VideoHelp Forum

Try DVDFab and download streaming video, copy, convert or make Blu-rays,DVDs! Download free trial !
+ Reply to Thread
Results 1 to 8 of 8
Thread
  1. Member
    Join Date
    Mar 2005
    Location
    United States
    Search Comp PM
    I was wondering what would be a good CRT to use for restoration work...

    I'm sufficiently color-insensitive that I have to trust my display to be reasonably color-accurate. There seem to be quite a few aging but still functional broadcast CRTs out there that seem like excellent playback devices for proofing. I would think that having a quality viewing device is a critical part of restoration, after all why spend hundreds on detailers and procamps if the display device doesn't accurately display the image you're trying to tweak, right?

    My LCD flat panel computer monitor definitely doesn't cut it (I knew this beforehand) and my TV in the living room is neither close nor necessarily accurate. Whereas all those 13" and 14" old professional CRTs from yesteryear seem like more compelling options.

    Thoughts?
    Quote Quote  
  2. Member vhelp's Avatar
    Join Date
    Mar 2001
    Location
    New York
    Search Comp PM
    I know I've said this before..

    The main problem is several-fold. But, I use my LCD for pretty
    much all my restoration/video work.

    IMHO, the three main ingrediants for a good setup:

    ** Video Graphics Card
    ** LCD (or CRT)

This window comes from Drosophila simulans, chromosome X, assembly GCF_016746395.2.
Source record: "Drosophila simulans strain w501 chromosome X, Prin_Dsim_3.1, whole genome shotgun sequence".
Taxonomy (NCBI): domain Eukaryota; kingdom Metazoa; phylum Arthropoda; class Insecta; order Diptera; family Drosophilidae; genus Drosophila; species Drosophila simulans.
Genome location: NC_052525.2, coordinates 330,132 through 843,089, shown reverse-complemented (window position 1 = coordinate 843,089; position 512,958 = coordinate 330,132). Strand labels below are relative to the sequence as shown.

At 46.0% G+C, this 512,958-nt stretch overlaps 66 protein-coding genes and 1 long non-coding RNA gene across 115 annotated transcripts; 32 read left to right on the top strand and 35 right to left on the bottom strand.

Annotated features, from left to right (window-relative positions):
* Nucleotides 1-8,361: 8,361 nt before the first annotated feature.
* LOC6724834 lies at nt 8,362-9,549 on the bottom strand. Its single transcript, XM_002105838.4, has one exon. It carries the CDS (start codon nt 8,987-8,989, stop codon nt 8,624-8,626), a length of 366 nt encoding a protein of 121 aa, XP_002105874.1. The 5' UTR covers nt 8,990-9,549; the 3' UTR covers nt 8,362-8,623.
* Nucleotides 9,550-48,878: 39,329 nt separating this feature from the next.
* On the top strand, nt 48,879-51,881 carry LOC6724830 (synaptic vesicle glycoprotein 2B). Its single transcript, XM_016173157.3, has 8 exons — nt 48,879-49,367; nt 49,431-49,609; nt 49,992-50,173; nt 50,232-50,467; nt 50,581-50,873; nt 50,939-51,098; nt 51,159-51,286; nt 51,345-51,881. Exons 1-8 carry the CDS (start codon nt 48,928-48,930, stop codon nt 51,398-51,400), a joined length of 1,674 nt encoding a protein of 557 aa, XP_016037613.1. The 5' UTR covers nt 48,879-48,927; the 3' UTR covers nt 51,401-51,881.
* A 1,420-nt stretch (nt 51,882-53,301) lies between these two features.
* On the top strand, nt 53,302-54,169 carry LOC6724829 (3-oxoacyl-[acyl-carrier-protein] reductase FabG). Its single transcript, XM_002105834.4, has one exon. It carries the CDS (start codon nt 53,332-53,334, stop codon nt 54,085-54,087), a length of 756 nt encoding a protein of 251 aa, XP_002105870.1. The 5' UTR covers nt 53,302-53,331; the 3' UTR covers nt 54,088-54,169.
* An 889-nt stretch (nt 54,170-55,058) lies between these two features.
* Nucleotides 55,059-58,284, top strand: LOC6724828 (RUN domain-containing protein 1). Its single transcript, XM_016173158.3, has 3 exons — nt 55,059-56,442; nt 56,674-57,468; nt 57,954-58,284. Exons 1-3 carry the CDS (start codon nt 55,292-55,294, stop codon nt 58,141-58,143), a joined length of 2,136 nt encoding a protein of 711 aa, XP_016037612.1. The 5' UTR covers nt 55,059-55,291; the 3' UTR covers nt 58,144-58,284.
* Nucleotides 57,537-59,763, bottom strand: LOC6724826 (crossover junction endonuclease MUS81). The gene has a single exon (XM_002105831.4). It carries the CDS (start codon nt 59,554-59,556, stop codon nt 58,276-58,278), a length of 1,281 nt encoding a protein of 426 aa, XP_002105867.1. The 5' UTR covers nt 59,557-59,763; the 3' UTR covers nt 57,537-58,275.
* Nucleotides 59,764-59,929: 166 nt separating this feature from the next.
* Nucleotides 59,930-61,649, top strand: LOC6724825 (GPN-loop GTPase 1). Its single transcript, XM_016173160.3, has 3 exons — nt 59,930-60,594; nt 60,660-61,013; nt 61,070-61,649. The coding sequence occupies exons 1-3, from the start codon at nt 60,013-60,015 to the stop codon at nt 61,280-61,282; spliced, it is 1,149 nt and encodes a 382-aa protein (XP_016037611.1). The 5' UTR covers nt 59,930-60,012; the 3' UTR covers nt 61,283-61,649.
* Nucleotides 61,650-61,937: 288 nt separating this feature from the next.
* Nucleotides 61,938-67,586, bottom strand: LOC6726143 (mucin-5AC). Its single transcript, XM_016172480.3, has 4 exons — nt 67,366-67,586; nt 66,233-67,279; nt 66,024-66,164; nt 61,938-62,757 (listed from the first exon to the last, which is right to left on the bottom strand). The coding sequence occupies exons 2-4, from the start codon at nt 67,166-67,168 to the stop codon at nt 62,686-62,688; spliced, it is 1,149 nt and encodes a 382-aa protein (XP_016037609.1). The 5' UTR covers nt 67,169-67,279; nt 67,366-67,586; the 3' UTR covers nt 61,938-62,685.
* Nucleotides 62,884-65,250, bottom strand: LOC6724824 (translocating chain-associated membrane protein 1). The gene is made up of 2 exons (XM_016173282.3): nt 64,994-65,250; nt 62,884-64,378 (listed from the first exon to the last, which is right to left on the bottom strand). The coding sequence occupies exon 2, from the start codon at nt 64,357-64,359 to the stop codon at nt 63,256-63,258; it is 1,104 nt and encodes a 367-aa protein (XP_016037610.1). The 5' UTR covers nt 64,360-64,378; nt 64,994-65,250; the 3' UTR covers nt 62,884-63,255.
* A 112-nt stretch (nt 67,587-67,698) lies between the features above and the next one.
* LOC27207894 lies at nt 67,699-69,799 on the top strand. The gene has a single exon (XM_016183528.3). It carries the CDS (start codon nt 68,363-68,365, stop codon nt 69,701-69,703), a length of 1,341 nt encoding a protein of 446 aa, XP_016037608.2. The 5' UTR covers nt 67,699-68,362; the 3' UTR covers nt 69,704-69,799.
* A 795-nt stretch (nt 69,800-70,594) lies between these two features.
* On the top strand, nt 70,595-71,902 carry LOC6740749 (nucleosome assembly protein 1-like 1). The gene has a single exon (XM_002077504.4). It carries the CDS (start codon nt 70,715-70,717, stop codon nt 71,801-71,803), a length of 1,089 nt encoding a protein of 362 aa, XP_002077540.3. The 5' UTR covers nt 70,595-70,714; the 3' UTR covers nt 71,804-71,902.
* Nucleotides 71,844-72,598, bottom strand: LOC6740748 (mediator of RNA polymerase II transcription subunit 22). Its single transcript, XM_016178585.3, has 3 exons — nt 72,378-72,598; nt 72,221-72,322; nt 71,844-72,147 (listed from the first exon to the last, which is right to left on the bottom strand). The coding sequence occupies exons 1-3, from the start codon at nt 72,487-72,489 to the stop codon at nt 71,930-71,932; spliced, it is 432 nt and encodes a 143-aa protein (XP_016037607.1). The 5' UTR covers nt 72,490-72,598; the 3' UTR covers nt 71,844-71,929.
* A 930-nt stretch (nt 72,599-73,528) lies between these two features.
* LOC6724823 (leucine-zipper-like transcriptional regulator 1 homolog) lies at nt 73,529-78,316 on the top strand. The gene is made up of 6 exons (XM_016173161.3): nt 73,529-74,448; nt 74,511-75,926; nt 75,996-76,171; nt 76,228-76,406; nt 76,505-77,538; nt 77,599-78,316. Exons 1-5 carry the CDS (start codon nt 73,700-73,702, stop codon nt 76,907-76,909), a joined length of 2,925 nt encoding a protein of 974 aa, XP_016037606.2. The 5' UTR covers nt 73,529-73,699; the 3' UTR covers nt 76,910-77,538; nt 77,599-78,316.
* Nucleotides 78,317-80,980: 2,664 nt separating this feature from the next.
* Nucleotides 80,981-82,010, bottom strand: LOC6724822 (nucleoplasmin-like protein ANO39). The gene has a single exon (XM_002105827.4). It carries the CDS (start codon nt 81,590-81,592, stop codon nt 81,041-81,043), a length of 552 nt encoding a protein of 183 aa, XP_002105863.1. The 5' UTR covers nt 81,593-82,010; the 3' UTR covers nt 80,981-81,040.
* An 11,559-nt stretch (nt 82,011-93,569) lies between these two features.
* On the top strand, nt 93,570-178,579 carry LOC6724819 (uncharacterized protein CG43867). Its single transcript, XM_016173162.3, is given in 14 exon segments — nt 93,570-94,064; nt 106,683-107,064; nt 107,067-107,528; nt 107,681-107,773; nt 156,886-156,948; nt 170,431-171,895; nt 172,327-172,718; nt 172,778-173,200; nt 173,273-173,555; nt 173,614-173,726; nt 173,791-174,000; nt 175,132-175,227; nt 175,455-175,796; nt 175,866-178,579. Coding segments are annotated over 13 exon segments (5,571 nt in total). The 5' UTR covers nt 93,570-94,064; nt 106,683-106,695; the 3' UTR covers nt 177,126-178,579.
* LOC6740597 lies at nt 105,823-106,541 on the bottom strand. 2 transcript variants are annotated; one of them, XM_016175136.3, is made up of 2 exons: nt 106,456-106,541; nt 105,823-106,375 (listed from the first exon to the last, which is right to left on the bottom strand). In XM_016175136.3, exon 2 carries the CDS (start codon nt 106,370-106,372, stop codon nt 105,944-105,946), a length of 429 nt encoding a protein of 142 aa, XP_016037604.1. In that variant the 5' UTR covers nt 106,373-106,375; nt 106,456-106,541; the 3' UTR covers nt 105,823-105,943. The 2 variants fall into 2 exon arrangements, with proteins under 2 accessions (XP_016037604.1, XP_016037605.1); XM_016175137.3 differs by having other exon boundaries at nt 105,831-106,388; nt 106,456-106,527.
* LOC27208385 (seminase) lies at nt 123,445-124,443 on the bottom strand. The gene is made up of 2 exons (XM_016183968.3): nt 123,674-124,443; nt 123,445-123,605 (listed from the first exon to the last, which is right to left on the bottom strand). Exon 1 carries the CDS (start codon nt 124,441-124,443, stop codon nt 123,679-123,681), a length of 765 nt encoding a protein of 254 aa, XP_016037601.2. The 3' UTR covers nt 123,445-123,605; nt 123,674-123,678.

** Proper capture setup
    ** Codec decoding and Color Space setup

    1 - a good graphics card and with a proper Overlay Feature will
    give you excellent milage.

    2 - Nothing beats a good CRT monitor, but an LCD is just as good, if
    coupled with a good graphics card.

    3 - The last and final piece of important tip here is the method used
    to capture your source, followed by your system setup to import your
    video and display it on your given monitor (LCD or CRT) which requires
    a properly installed Codec, for Editors feature/ability to reproduce the
    video in the same color space, which is usually RGB.

    Most editors display the video in an RGB color space. 0-255 is the
    tipicle color range for RGB. But, there is also a Studio RGB (or, sRGB)
    that uses a 16-235 color range. And, each color range *should* match
    the same "captured source" color range setup.

    In other words.. if you capture a given source, and setup for an IRE 0.0
    color range (16-235) then your editor (per your properly installed codec)
    should be set to display the video source as IRE 0.0 / 16-235 color range.

    I use IRE 0.0 for all my capture (despite what another user here believes)

    Part of the problem with some of you users, is that you are using the
    wrong IRE setting. That is my opinion. Dispite the numbers, the proper
    way of setting up a capture is to setup for IRE 0.0 (NTSC)

    If I have to, I'll talk some more on this later tomorrow. I'm too tired.
    And, I'm sure someone else will dismiss what I have noted above
    But I'm too tired.. See you later, maybe.

    -vhelp 3815
    Quote Quote  
  3. Member edDV's Avatar
    Join Date
    Mar 2004
    Location
    Northern California, USA
    Search Comp PM
    Originally Posted by swiego
    I was wondering what would be a good CRT to use for restoration work...

    I'm sufficiently color-insensitive that I have to trust my display to be reasonably color-accurate. There seem to be quite a few aging but still functional broadcast CRTs out there that seem like excellent playback devices for proofing. I would think that having a quality viewing device is a critical part of restoration, after all why spend hundreds on detailers and procamps if the display device doesn't accurately display the image you're trying to tweak, right?